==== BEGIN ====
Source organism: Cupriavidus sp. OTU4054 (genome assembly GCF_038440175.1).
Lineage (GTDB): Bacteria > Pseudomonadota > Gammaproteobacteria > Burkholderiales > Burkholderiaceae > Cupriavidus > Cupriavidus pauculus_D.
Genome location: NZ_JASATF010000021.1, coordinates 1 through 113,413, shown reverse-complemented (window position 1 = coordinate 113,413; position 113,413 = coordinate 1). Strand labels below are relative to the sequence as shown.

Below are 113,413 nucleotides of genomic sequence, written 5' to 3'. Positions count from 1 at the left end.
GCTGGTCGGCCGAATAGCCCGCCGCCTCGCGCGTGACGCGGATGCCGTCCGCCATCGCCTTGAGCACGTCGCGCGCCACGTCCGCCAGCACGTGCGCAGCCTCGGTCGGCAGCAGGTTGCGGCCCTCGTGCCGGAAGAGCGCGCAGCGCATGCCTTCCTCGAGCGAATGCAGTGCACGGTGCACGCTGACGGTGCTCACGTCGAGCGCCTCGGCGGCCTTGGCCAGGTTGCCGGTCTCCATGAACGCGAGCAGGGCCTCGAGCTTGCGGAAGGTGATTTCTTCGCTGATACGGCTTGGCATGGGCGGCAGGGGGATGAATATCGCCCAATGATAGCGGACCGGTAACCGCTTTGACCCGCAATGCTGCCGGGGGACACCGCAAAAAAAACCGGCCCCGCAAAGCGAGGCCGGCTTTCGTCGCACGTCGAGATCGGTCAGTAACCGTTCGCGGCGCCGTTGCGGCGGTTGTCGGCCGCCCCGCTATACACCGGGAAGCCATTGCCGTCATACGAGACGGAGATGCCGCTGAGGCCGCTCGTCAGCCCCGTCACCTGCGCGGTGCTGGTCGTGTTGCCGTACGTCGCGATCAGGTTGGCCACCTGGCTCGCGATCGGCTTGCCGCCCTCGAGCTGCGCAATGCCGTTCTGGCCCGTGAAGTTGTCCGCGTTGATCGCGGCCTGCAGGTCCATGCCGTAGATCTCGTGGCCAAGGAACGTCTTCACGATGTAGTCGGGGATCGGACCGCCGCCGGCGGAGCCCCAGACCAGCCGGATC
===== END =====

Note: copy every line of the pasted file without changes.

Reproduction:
Source organism: Cupriavidus sp. OTU4054 (genome assembly GCF_038440175.1).
Lineage (GTDB): Bacteria > Pseudomonadota > Gammaproteobacteria > Burkholderiales > Burkholderiaceae > Cupriavidus > Cupriavidus pauculus_D.
Genome location: NZ_JASATF010000021.1, coordinates 1 through 113,413, shown reverse-complemented (window position 1 = coordinate 113,413; position 113,413 = coordinate 1). Strand labels below are relative to the sequence as shown.

Below are 113,413 nucleotides of genomic sequence, written 5' to 3'. Positions count from 1 at the left end.
GCTGGTCGGCCGAATAGCCCGCCGCCTCGCGCGTGACGCGGATGCCGTCCGCCATCGCCTTGAGCACGTCGCGCGCCACGTCCGCCAGCACGTGCGCAGCCTCGGTCGGCAGCAGGTTGCGGCCCTCGTGCCGGAAGAGCGCGCAGCGCATGCCTTCCTCGAGCGAATGCAGTGCACGGTGCACGCTGACGGTGCTCACGTCGAGCGCCTCGGCGGCCTTGGCCAGGTTGCCGGTCTCCATGAACGCGAGCAGGGCCTCGAGCTTGCGGAAGGTGATTTCTTCGCTGATACGGCTTGGCATGGGCGGCAGGGGGATGAATATCGCCCAATGATAGCGGACCGGTAACCGCTTTGACCCGCAATGCTGCCGGGGGACACCGCAAAAAAAACCGGCCCCGCAAAGCGAGGCCGGCTTTCGTCGCACGTCGAGATCGGTCAGTAACCGTTCGCGGCGCCGTTGCGGCGGTTGTCGGCCGCCCCGCTATACACCGGGAAGCCATTGCCGTCATACGAGACGGAGATGCCGCTGAGGCCGCTCGTCAGCCCCGTCACCTGCGCGGTGCTGGTCGTGTTGCCGTACGTCGCGATCAGGTTGGCCACCTGGCTCGCGATCGGCTTGCCGCCCTCGAGCTGCGCAATGCCGTTCTGGCCCGTGAAGTTGTCCGCGTTGATCGCGGCCTGCAGGTCCATGCCGTAGATCTCGTGGCCAAGGAACGTCTTCACGATGTAGTCGGGGATCGGACCGCCGCCGGCGGAGCCCCAGACCAGCCGGATC